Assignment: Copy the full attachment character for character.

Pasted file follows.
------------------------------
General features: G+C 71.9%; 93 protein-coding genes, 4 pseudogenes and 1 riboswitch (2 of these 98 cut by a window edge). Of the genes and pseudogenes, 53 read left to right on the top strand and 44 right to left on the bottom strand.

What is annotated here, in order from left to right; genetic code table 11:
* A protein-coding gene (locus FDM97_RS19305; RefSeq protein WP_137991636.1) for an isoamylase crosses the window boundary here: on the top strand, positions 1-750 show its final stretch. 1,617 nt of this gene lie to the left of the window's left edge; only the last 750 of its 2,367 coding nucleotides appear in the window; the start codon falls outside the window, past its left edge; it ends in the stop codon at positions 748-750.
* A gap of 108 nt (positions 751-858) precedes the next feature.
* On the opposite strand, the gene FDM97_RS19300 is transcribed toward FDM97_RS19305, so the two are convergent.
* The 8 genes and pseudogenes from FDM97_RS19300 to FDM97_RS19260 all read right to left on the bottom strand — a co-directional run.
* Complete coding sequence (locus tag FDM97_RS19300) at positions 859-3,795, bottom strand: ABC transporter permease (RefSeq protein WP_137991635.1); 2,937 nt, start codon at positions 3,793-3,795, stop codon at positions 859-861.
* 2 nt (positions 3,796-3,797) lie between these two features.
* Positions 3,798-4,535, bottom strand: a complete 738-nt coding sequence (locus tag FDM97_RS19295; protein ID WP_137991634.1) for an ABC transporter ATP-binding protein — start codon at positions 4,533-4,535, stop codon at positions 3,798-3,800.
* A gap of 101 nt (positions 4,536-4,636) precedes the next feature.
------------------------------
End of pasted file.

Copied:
General features: G+C 71.9%; 93 protein-coding genes, 4 pseudogenes and 1 riboswitch (2 of these 98 cut by a window edge). Of the genes and pseudogenes, 53 read left to right on the top strand and 44 right to left on the bottom strand.

What is annotated here, in order from left to right; genetic code table 11:
* A protein-coding gene (locus FDM97_RS19305; RefSeq protein WP_137991636.1) for an isoamylase crosses the window boundary here: on the top strand, positions 1-750 show its final stretch. 1,617 nt of this gene lie to the left of the window's left edge; only the last 750 of its 2,367 coding nucleotides appear in the window; the start codon falls outside the window, past its left edge; it ends in the stop codon at positions 748-750.
* A gap of 108 nt (positions 751-858) precedes the next feature.
* On the opposite strand, the gene FDM97_RS19300 is transcribed toward FDM97_RS19305, so the two are convergent.
* The 8 genes and pseudogenes from FDM97_RS19300 to FDM97_RS19260 all read right to left on the bottom strand — a co-directional run.
* Complete coding sequence (locus tag FDM97_RS19300) at positions 859-3,795, bottom strand: ABC transporter permease (RefSeq protein WP_137991635.1); 2,937 nt, start codon at positions 3,793-3,795, stop codon at positions 859-861.
* 2 nt (positions 3,796-3,797) lie between these two features.
* Positions 3,798-4,535, bottom strand: a complete 738-nt coding sequence (locus tag FDM97_RS19295; protein ID WP_137991634.1) for an ABC transporter ATP-binding protein — start codon at positions 4,533-4,535, stop codon at positions 3,798-3,800.
* A gap of 101 nt (positions 4,536-4,636) precedes the next feature.